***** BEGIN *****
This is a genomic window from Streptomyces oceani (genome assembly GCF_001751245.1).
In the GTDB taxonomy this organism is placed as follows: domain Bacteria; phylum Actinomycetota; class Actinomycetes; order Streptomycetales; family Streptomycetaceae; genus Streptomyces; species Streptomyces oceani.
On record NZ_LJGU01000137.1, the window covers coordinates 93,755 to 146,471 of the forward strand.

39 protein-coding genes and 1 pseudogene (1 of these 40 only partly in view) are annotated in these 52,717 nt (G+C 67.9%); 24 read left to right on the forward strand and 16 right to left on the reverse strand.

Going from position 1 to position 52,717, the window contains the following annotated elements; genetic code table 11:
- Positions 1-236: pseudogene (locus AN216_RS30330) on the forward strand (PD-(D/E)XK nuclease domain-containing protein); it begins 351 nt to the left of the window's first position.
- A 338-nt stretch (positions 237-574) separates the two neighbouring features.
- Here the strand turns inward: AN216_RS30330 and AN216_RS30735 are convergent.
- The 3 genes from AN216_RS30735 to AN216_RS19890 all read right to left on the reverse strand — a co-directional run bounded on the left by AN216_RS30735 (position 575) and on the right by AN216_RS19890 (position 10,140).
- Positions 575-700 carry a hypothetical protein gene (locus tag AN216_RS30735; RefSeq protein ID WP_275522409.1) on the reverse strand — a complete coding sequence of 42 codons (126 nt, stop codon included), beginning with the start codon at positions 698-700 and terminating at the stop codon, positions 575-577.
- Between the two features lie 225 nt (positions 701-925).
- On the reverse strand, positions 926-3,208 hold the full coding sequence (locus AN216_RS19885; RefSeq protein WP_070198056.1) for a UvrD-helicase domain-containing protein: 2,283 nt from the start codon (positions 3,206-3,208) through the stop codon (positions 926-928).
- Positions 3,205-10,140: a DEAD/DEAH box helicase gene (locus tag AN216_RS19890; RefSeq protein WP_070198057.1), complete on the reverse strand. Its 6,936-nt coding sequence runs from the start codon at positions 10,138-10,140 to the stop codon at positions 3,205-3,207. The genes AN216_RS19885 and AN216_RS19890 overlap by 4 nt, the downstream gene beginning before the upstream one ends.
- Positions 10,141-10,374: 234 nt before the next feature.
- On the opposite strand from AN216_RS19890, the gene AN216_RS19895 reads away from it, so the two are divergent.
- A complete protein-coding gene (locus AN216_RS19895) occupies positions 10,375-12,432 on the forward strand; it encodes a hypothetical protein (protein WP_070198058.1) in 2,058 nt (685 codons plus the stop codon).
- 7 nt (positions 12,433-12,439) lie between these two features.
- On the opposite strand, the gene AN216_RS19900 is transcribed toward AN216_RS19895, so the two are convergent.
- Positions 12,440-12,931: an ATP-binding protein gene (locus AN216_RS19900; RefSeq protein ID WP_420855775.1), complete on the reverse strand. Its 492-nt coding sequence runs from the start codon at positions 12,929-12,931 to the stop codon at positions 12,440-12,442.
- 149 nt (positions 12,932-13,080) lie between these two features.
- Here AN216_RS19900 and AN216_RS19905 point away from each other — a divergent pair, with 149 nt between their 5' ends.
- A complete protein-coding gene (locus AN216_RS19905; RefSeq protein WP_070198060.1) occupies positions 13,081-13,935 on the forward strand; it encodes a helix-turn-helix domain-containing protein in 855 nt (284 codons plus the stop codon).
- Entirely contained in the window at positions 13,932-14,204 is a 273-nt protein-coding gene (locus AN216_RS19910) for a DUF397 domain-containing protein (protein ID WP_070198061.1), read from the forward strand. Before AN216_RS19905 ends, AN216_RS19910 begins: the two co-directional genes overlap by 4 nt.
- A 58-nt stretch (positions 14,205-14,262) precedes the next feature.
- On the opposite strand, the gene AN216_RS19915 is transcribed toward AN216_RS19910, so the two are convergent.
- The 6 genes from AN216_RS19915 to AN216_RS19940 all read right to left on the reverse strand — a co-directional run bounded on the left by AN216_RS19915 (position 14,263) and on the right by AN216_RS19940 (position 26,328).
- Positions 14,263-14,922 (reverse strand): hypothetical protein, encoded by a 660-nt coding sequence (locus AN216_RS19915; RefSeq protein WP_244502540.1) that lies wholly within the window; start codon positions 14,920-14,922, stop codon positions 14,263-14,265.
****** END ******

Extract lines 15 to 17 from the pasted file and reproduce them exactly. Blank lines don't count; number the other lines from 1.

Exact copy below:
- On the opposite strand from AN216_RS19890, the gene AN216_RS19895 reads away from it, so the two are divergent.
- A complete protein-coding gene (locus AN216_RS19895) occupies positions 10,375-12,432 on the forward strand; it encodes a hypothetical protein (protein WP_070198058.1) in 2,058 nt (685 codons plus the stop codon).
- 7 nt (positions 12,433-12,439) lie between these two features.